# Neanderthal vs ND4J - vol 3 - Clojure Beyond the Fast Native MKL Backend

June 29, 2018

Some free time fell into my lap, and I decided to continue helping the DL4J team at Skymind improve ND4J, free of charge, since they are generous folks who contribute DL4J as free software so anyone can use it for learning, fun, and profit. In Part 2 of this series, I demonstrated just one of the strengths of Neanderthal () (the library I develop), and here I analyze the code and measurements the ND4J developers wrote as the response.

The part 1 of this series contains the backstory and the initial comparisons of these two fast scientific computing libraries for Java platform.

First of all, let me thank the ND4J guys, especially Paul Dubs, for handling this thread very politely. I know these kinds of discussions can heat up, so I apologize in advance if I cause the heat to go up more than necessary from time to time. I respect them and their work. I hope we'll continue these purely technical comparisons cool-headedly.

## ND4J team's implementation

Instead of the ND4J code that I wrote in Part 2 and used as a strawman, the ND4J guys supplied a better implementation.

First, the imports.

(require '[uncomplicate.commons.core :refer [with-release release]]
'[uncomplicate.fluokitten.core :refer [fmap!]]
'[uncomplicate.neanderthal
[core :refer [mm! mm]]
[native :refer [dge fge]]]
'[criterium.core :refer [quick-bench]])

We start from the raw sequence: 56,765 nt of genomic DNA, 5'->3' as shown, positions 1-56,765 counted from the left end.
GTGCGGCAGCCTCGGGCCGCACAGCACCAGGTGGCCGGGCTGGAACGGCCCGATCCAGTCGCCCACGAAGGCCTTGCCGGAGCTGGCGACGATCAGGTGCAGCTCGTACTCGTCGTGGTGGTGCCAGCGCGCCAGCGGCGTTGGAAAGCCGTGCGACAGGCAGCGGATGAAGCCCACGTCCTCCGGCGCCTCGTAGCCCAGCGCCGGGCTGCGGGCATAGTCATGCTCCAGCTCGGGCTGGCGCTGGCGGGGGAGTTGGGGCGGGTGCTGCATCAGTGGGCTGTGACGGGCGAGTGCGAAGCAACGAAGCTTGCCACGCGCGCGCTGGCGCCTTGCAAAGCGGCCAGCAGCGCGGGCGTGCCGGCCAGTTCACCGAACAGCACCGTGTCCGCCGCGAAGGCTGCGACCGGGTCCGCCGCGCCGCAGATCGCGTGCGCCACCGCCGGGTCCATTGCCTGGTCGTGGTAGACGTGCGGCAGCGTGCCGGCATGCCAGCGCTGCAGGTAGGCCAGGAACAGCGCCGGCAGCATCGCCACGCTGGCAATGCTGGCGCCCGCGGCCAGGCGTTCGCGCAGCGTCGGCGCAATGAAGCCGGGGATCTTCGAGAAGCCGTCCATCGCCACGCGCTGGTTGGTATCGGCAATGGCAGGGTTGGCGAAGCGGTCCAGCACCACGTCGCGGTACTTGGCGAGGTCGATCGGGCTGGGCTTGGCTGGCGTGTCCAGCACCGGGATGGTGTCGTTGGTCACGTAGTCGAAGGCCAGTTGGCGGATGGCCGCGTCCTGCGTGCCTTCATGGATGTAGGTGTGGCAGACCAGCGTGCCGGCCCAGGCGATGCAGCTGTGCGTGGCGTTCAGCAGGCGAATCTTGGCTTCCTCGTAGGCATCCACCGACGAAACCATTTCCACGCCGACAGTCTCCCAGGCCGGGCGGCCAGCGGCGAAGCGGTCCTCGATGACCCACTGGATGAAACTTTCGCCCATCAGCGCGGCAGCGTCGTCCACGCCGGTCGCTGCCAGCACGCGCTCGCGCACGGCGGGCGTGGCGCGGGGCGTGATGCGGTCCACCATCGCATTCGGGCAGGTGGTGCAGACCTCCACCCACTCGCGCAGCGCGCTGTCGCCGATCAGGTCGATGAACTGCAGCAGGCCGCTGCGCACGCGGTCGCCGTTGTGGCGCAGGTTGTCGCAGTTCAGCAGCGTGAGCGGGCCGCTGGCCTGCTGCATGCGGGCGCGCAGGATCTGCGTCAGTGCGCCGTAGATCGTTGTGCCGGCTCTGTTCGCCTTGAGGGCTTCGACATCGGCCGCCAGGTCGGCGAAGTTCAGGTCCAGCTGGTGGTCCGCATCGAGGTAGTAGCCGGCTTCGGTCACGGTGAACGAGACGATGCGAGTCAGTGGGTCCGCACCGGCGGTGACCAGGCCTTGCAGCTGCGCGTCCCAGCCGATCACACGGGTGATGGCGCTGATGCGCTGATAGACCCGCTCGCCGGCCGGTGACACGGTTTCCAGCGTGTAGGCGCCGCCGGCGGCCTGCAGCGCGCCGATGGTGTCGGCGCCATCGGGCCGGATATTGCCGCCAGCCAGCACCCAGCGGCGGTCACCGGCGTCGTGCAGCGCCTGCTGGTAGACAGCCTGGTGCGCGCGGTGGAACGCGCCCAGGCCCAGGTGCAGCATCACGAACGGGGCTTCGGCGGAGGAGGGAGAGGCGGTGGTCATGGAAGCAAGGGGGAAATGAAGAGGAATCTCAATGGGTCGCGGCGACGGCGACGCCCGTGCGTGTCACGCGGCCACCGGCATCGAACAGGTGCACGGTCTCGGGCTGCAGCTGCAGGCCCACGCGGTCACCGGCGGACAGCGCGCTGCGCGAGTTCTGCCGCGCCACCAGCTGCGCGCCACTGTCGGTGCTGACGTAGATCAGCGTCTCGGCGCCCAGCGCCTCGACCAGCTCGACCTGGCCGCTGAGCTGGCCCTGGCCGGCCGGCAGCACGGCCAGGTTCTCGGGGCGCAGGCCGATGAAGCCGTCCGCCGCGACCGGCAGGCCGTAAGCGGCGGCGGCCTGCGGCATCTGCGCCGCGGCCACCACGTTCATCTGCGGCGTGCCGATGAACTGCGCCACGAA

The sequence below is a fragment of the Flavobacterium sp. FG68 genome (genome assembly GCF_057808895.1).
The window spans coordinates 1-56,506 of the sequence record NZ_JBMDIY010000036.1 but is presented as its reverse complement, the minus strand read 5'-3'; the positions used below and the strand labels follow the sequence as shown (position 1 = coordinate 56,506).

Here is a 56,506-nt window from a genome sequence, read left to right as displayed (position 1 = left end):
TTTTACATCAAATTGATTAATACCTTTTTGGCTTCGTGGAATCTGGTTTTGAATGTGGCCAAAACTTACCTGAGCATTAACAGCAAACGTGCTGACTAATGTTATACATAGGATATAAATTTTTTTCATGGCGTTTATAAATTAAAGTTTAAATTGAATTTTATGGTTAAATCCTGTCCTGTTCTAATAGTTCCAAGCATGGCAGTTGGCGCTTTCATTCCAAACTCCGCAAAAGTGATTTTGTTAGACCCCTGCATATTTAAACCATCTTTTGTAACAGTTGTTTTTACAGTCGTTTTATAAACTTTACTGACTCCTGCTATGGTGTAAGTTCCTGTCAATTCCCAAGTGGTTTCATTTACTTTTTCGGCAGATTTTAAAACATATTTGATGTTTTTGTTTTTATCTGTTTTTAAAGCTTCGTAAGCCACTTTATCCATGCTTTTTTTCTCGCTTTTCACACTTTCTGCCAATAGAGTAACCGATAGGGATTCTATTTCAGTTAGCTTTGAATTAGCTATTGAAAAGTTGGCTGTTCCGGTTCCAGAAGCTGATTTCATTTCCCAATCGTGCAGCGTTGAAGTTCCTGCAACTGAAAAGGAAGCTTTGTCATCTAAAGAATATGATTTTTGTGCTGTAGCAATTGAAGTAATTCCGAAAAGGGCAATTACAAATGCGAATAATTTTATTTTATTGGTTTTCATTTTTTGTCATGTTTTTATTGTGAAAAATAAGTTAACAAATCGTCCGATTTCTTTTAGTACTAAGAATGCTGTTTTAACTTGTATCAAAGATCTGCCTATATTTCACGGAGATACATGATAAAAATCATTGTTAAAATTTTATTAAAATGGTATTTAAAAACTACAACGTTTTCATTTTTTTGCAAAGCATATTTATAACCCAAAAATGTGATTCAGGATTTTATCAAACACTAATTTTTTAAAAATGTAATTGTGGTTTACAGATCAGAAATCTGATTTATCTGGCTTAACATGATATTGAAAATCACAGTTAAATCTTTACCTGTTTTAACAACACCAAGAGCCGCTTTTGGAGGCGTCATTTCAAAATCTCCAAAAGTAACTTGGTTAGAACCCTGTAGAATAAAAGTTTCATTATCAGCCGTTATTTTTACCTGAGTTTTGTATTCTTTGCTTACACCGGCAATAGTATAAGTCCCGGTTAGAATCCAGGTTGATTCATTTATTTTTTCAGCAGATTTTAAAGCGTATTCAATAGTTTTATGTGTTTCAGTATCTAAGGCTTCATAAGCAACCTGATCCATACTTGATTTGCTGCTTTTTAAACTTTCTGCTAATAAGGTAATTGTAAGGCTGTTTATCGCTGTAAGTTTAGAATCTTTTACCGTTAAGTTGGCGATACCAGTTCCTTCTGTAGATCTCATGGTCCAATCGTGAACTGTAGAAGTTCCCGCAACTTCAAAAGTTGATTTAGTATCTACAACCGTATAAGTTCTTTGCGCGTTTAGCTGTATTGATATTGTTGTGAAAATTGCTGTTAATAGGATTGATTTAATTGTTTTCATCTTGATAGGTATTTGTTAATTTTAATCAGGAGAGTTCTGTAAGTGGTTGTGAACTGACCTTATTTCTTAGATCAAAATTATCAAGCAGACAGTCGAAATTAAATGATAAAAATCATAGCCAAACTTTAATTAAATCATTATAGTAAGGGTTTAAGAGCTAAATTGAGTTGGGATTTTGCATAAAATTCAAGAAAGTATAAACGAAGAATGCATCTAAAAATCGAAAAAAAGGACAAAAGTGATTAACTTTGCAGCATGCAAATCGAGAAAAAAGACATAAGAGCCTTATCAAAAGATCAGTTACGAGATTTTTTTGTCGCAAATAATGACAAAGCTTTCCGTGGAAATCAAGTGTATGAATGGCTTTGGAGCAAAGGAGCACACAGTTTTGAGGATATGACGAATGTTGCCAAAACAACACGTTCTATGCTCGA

(import org.nd4j.linalg.factory.Nd4j
org.nd4j.linalg.api.ndarray.INDArray
org.nd4j.linalg.cpu.nativecpu.NDArray
java.util.SplittableRandom)


The new ND4J benchmark method:

(defn bench-nd4j-mm-forwards [m k1 k2 k3 k4 k5 n]
(let [m1 (Nd4j/rand ^int m ^int k1)
m2 (Nd4j/rand ^int k1 ^int k2)
m3 (Nd4j/rand ^int k2 ^int k3)
m4 (Nd4j/rand ^int k3 ^int k4)
m5 (Nd4j/rand ^int k4 ^int k5)
m6 (Nd4j/rand ^int k5 ^int n)]
(quick-bench
(do (-> ^INDArray m1
(.mmul ^INDArray m2)
(.mmul ^INDArray m3)
(.mmul ^INDArray m4)
(.mmul ^INDArray m5)
(.mmul ^INDArray m6))
true))))


You'll notice that this mmul chain is called from left to right instead from right to left.

## Trying out the improved ND4J code

Trying it with the same data as in the previous part:

(bench-nd4j-mm-forwards 13 13456 2300 125 7700 810 100000)

Evaluation count : 12 in 6 samples of 2 calls.
Execution time mean : 57.653097 ms
Execution time std-deviation : 14.216856 ms
Execution time lower quantile : 44.730686 ms ( 2.5%)
Execution time upper quantile : 71.051185 ms (97.5%)
Overhead used : 1.640938 ns


As Paul also measured, that's roughly only twice slower than Neanderthal's 25 milliseconds, and nowhere near 25 seconds!

Paul also correctly noted that the new implementation is not really any better than the implementation I provided in my previous post. It does not work so well with arbitrary dimensions, and is optimized to handle the opposite direction.

Let's do the most trivial thing and reverse those arguments:

(bench-nd4j-mm-forwards 100000 810 7700 125 2300 13456 13)


Don't do this at home. You'll have to wait for two hours. Use the equivalent time-nd4j-mm-forwards, since ND4J has the same problem again: 26 seconds:

"Elapsed time: 25971.33278 msecs"


In almost everything Paul said in his response, he is right, and I agree (I might nitpick here and there, but it doesn't matter). However, he missed the main point in thinking that any of these directions specifically favor Neanderthal. In general case, which is not amenable to any of the two directions, you'll get more than 2x difference.

### First, ND4J, from both directions

Paul complains that the dimension 13 at left and 100000 at right stacks this computation favorably to be computed from the left, while I intentionally implemented ND4J.mmul to compute from the right. I'll remove that obstacle and make both sides equal: 10000 (100000×100000 can't fit into memory).

(time-nd4j-mm-forwards 10000 13456 2300 125 7700 810 10000)